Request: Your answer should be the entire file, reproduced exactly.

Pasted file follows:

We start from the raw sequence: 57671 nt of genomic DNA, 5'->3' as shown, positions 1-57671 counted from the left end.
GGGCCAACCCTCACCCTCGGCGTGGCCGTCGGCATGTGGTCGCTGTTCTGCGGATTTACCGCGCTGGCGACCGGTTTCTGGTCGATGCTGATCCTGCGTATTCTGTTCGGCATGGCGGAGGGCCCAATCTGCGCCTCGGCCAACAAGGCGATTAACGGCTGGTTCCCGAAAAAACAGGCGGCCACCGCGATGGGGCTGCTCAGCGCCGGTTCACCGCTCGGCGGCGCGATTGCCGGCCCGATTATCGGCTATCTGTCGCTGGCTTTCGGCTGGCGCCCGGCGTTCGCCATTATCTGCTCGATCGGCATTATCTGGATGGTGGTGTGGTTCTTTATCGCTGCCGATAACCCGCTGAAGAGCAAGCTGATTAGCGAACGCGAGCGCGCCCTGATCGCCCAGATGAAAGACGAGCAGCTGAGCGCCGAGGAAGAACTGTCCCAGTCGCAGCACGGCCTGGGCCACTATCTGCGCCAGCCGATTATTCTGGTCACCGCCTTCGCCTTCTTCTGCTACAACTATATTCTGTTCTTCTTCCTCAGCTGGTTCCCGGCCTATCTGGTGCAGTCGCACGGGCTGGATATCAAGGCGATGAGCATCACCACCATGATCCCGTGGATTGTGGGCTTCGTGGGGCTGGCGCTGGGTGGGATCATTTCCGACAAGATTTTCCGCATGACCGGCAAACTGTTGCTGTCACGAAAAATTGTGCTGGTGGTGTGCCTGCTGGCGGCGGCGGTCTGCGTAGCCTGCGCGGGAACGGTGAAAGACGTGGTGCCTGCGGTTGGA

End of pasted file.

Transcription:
We start from the raw sequence: 57671 nt of genomic DNA, 5'->3' as shown, positions 1-57671 counted from the left end.
GGGCCAACCCTCACCCTCGGCGTGGCCGTCGGCATGTGGTCGCTGTTCTGCGGATTTACCGCGCTGGCGACCGGTTTCTGGTCGATGCTGATCCTGCGTATTCTGTTCGGCATGGCGGAGGGCCCAATCTGCGCCTCGGCCAACAAGGCGATTAACGGCTGGTTCCCGAAAAAACAGGCGGCCACCGCGATGGGGCTGCTCAGCGCCGGTTCACCGCTCGGCGGCGCGATTGCCGGCCCGATTATCGGCTATCTGTCGCTGGCTTTCGGCTGGCGCCCGGCGTTCGCCATTATCTGCTCGATCGGCATTATCTGGATGGTGGTGTGGTTCTTTATCGCTGCCGATAACCCGCTGAAGAGCAAGCTGATTAGCGAACGCGAGCGCGCCCTGATCGCCCAGATGAAAGACGAGCAGCTGAGCGCCGAGGAAGAACTGTCCCAGTCGCAGCACGGCCTGGGCCACTATCTGCGCCAGCCGATTATTCTGGTCACCGCCTTCGCCTTCTTCTGCTACAACTATATTCTGTTCTTCTTCCTCAGCTGGTTCCCGGCCTATCTGGTGCAGTCGCACGGGCTGGATATCAAGGCGATGAGCATCACCACCATGATCCCGTGGATTGTGGGCTTCGTGGGGCTGGCGCTGGGTGGGATCATTTCCGACAAGATTTTCCGCATGACCGGCAAACTGTTGCTGTCACGAAAAATTGTGCTGGTGGTGTGCCTGCTGGCGGCGGCGGTCTGCGTAGCCTGCGCGGGAACGGTGAAAGACGTGGTGCCTGCGGTTGGA